SmartDebit respond to increasing number of people falling for telephone PIN scams

Highlighting fraudulent practices in the UK

A telephone scam has caused more than £7.5 million worth of fraud on credit and debit cards between January and August 2012, according to The UK Cards Association. During this period, over 1,600 people have fallen victim to the scam, with average losses per case standing at £4,200.

The scam works by the criminal calling the person posing as their bank, or the police, claiming that there has been fraudulent activity on your account. The criminal tells their victim that their credit or debit card needs to be collected and replaced as a result. According to the police, the criminal reassures the individual that this is a genuine call by asking them to hang up and call the bank directly for confirmation. However, the fraudster remains on the line, hoping to trick the victim into thinking they are on a new call and the person on the end of the line is their bank.

Posing as a bank representative, the fraudster then asks the victim for their PIN or to key the PIN number into their telephone keypad. The fraudster then sends a ‘courier’ to collect the card for which they now have the PIN.

The police have warned of a rise in the number of reported cases, with data showing the estimated amount stolen via this method of fraud over the first eight months of 2012 was already ten times the amount stolen throughout 2012.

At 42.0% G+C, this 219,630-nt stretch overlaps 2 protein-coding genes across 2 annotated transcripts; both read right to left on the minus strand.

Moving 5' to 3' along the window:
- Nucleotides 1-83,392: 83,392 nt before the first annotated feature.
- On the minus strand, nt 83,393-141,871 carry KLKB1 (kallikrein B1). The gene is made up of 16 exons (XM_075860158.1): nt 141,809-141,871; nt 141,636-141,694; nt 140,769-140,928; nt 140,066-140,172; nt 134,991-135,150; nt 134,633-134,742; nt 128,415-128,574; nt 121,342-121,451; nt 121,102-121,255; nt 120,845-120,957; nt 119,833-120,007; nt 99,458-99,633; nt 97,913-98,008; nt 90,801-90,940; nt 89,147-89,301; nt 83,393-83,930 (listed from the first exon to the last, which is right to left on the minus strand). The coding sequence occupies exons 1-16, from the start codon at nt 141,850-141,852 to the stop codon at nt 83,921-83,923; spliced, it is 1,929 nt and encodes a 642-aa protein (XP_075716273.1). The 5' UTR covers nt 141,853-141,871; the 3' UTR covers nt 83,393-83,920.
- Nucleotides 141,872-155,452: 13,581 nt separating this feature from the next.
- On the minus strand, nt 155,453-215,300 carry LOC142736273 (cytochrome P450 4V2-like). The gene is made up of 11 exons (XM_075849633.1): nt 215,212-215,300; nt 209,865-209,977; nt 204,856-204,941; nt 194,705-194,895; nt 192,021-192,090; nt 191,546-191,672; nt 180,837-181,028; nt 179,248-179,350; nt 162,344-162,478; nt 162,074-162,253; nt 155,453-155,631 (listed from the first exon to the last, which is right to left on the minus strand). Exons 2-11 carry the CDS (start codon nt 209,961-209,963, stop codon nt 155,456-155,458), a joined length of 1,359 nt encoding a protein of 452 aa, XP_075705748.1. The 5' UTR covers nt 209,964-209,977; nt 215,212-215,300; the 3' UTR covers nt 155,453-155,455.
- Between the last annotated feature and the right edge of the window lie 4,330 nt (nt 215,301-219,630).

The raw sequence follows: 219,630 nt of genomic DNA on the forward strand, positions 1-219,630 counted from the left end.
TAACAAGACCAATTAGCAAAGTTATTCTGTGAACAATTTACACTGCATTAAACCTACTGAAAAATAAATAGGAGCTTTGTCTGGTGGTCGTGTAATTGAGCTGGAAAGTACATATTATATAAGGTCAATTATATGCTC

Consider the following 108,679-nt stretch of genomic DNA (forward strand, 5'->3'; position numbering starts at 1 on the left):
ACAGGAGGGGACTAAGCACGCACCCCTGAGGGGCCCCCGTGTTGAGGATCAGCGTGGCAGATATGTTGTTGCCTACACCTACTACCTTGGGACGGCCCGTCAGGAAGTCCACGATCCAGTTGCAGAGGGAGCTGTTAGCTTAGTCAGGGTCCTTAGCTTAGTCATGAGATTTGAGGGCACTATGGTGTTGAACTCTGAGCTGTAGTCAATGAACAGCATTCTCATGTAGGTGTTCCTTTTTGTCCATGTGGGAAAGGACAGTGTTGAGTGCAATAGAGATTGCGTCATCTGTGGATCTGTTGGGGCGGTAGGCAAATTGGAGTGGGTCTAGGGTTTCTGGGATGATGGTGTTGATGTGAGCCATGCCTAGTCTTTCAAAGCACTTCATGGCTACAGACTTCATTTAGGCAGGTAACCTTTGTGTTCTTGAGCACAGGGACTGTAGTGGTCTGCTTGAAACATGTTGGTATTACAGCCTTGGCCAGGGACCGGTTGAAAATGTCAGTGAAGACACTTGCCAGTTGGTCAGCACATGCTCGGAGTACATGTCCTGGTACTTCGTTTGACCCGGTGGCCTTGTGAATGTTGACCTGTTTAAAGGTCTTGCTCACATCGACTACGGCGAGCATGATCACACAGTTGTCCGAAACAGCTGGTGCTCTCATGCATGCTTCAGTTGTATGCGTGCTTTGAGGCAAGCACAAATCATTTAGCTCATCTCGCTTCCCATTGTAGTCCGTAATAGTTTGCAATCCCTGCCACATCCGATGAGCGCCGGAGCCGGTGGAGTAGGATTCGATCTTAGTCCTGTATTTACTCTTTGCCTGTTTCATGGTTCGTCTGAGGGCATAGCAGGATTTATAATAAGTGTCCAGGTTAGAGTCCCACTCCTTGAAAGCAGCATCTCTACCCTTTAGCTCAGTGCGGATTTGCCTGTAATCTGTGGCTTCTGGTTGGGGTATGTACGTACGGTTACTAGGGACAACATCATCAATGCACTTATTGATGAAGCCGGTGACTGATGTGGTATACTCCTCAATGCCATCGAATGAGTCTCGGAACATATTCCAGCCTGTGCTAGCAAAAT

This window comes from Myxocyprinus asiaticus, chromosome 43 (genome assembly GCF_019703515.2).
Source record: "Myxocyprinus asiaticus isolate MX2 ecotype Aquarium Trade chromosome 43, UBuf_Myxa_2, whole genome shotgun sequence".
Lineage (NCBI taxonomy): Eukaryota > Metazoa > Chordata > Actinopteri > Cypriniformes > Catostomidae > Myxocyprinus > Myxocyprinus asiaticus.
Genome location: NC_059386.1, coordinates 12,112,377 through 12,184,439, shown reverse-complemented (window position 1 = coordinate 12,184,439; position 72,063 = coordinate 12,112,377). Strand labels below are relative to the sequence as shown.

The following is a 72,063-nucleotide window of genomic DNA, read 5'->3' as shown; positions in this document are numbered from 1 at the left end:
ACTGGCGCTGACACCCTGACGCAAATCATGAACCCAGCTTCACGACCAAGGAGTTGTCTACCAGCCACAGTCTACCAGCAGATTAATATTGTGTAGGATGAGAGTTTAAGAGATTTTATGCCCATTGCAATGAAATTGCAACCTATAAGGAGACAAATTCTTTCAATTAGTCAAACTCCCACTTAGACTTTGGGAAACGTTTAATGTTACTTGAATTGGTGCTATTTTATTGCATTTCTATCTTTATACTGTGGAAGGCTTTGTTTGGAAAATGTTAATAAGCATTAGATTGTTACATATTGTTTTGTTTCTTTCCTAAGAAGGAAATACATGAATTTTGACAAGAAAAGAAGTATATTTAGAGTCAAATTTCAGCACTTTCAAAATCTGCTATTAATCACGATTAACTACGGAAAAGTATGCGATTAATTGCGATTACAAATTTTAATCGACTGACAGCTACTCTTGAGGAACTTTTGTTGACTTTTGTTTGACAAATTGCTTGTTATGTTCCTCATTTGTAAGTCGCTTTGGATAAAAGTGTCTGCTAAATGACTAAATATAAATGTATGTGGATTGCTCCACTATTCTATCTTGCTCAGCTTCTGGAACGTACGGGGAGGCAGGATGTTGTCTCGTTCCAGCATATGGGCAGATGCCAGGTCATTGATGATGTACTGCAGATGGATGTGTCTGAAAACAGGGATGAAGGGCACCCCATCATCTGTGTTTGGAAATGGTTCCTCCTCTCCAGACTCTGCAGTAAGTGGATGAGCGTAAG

SmartDebit have been highlighting the fraudulent practices affecting UK consumers. A spokesperson from the Bureau commented on the telephone scam:

“We are used to warning the public about more sophisticated and technological methods of fraud, however, the ‘simple’ methods cannot be ignored. Although the findings reveal that the criminals are targeting the elderly and vulnerable bank customers, more than one in ten bank customers in the UK do not realise they should never reveal their PIN to anyone. We would like to urge bank customers to never hand their card to anyone, never share their PIN and always be sure they are speaking with their bank by waiting for a dial tone and dialling the correct advertised number.”

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